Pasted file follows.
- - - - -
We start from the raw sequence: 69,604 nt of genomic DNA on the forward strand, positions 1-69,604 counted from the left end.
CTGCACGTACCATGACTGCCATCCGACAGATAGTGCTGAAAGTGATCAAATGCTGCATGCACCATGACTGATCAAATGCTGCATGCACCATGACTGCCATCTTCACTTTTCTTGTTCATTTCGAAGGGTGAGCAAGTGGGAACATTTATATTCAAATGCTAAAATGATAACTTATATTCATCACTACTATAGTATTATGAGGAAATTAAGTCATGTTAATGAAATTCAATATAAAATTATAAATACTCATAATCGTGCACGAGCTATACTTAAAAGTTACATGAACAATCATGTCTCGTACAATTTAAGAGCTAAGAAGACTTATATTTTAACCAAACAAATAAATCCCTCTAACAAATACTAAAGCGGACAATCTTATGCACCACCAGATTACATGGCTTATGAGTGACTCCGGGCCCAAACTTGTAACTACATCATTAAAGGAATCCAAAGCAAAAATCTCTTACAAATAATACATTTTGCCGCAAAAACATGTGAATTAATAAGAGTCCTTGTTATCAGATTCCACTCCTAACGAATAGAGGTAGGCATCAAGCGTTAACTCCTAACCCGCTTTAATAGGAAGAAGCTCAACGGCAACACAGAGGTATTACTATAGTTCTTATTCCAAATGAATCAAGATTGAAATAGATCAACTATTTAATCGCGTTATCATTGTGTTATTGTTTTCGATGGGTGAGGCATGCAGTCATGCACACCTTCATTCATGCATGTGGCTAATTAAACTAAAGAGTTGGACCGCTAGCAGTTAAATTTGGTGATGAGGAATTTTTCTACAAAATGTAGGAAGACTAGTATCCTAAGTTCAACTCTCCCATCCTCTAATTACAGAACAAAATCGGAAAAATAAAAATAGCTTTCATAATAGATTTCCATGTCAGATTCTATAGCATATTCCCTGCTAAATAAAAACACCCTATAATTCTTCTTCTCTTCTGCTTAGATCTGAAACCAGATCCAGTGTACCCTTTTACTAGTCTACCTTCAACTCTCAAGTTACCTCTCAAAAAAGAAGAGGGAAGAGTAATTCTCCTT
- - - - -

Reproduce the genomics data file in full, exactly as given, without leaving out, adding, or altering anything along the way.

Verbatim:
We start from the raw sequence: 69,604 nt of genomic DNA on the forward strand, positions 1-69,604 counted from the left end.
CTGCACGTACCATGACTGCCATCCGACAGATAGTGCTGAAAGTGATCAAATGCTGCATGCACCATGACTGATCAAATGCTGCATGCACCATGACTGCCATCTTCACTTTTCTTGTTCATTTCGAAGGGTGAGCAAGTGGGAACATTTATATTCAAATGCTAAAATGATAACTTATATTCATCACTACTATAGTATTATGAGGAAATTAAGTCATGTTAATGAAATTCAATATAAAATTATAAATACTCATAATCGTGCACGAGCTATACTTAAAAGTTACATGAACAATCATGTCTCGTACAATTTAAGAGCTAAGAAGACTTATATTTTAACCAAACAAATAAATCCCTCTAACAAATACTAAAGCGGACAATCTTATGCACCACCAGATTACATGGCTTATGAGTGACTCCGGGCCCAAACTTGTAACTACATCATTAAAGGAATCCAAAGCAAAAATCTCTTACAAATAATACATTTTGCCGCAAAAACATGTGAATTAATAAGAGTCCTTGTTATCAGATTCCACTCCTAACGAATAGAGGTAGGCATCAAGCGTTAACTCCTAACCCGCTTTAATAGGAAGAAGCTCAACGGCAACACAGAGGTATTACTATAGTTCTTATTCCAAATGAATCAAGATTGAAATAGATCAACTATTTAATCGCGTTATCATTGTGTTATTGTTTTCGATGGGTGAGGCATGCAGTCATGCACACCTTCATTCATGCATGTGGCTAATTAAACTAAAGAGTTGGACCGCTAGCAGTTAAATTTGGTGATGAGGAATTTTTCTACAAAATGTAGGAAGACTAGTATCCTAAGTTCAACTCTCCCATCCTCTAATTACAGAACAAAATCGGAAAAATAAAAATAGCTTTCATAATAGATTTCCATGTCAGATTCTATAGCATATTCCCTGCTAAATAAAAACACCCTATAATTCTTCTTCTCTTCTGCTTAGATCTGAAACCAGATCCAGTGTACCCTTTTACTAGTCTACCTTCAACTCTCAAGTTACCTCTCAAAAAAGAAGAGGGAAGAGTAATTCTCCTT